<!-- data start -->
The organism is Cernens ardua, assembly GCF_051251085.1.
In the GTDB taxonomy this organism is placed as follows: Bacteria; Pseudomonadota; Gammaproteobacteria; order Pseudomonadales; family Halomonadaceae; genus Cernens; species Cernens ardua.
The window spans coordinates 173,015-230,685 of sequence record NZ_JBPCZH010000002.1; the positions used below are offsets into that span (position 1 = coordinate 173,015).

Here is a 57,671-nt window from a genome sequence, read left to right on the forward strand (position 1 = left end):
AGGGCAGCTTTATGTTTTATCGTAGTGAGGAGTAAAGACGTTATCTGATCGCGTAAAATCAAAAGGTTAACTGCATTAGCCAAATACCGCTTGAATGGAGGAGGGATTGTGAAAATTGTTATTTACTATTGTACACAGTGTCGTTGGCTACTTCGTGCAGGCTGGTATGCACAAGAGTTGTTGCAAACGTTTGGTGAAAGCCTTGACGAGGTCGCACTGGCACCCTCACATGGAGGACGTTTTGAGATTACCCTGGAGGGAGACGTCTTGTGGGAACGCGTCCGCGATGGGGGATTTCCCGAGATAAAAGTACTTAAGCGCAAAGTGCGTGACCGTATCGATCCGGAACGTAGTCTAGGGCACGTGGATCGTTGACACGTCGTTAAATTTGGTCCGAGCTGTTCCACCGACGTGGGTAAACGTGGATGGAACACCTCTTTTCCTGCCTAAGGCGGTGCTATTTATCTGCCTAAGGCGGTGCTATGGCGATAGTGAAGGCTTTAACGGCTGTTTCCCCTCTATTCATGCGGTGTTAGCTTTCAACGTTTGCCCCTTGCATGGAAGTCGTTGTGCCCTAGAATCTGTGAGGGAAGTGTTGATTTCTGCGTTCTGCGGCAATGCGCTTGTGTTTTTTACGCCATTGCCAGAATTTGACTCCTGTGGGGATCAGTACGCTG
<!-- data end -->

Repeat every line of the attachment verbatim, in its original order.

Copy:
The organism is Cernens ardua, assembly GCF_051251085.1.
In the GTDB taxonomy this organism is placed as follows: Bacteria; Pseudomonadota; Gammaproteobacteria; order Pseudomonadales; family Halomonadaceae; genus Cernens; species Cernens ardua.
The window spans coordinates 173,015-230,685 of sequence record NZ_JBPCZH010000002.1; the positions used below are offsets into that span (position 1 = coordinate 173,015).

Here is a 57,671-nt window from a genome sequence, read left to right on the forward strand (position 1 = left end):
AGGGCAGCTTTATGTTTTATCGTAGTGAGGAGTAAAGACGTTATCTGATCGCGTAAAATCAAAAGGTTAACTGCATTAGCCAAATACCGCTTGAATGGAGGAGGGATTGTGAAAATTGTTATTTACTATTGTACACAGTGTCGTTGGCTACTTCGTGCAGGCTGGTATGCACAAGAGTTGTTGCAAACGTTTGGTGAAAGCCTTGACGAGGTCGCACTGGCACCCTCACATGGAGGACGTTTTGAGATTACCCTGGAGGGAGACGTCTTGTGGGAACGCGTCCGCGATGGGGGATTTCCCGAGATAAAAGTACTTAAGCGCAAAGTGCGTGACCGTATCGATCCGGAACGTAGTCTAGGGCACGTGGATCGTTGACACGTCGTTAAATTTGGTCCGAGCTGTTCCACCGACGTGGGTAAACGTGGATGGAACACCTCTTTTCCTGCCTAAGGCGGTGCTATTTATCTGCCTAAGGCGGTGCTATGGCGATAGTGAAGGCTTTAACGGCTGTTTCCCCTCTATTCATGCGGTGTTAGCTTTCAACGTTTGCCCCTTGCATGGAAGTCGTTGTGCCCTAGAATCTGTGAGGGAAGTGTTGATTTCTGCGTTCTGCGGCAATGCGCTTGTGTTTTTTACGCCATTGCCAGAATTTGACTCCTGTGGGGATCAGTACGCTG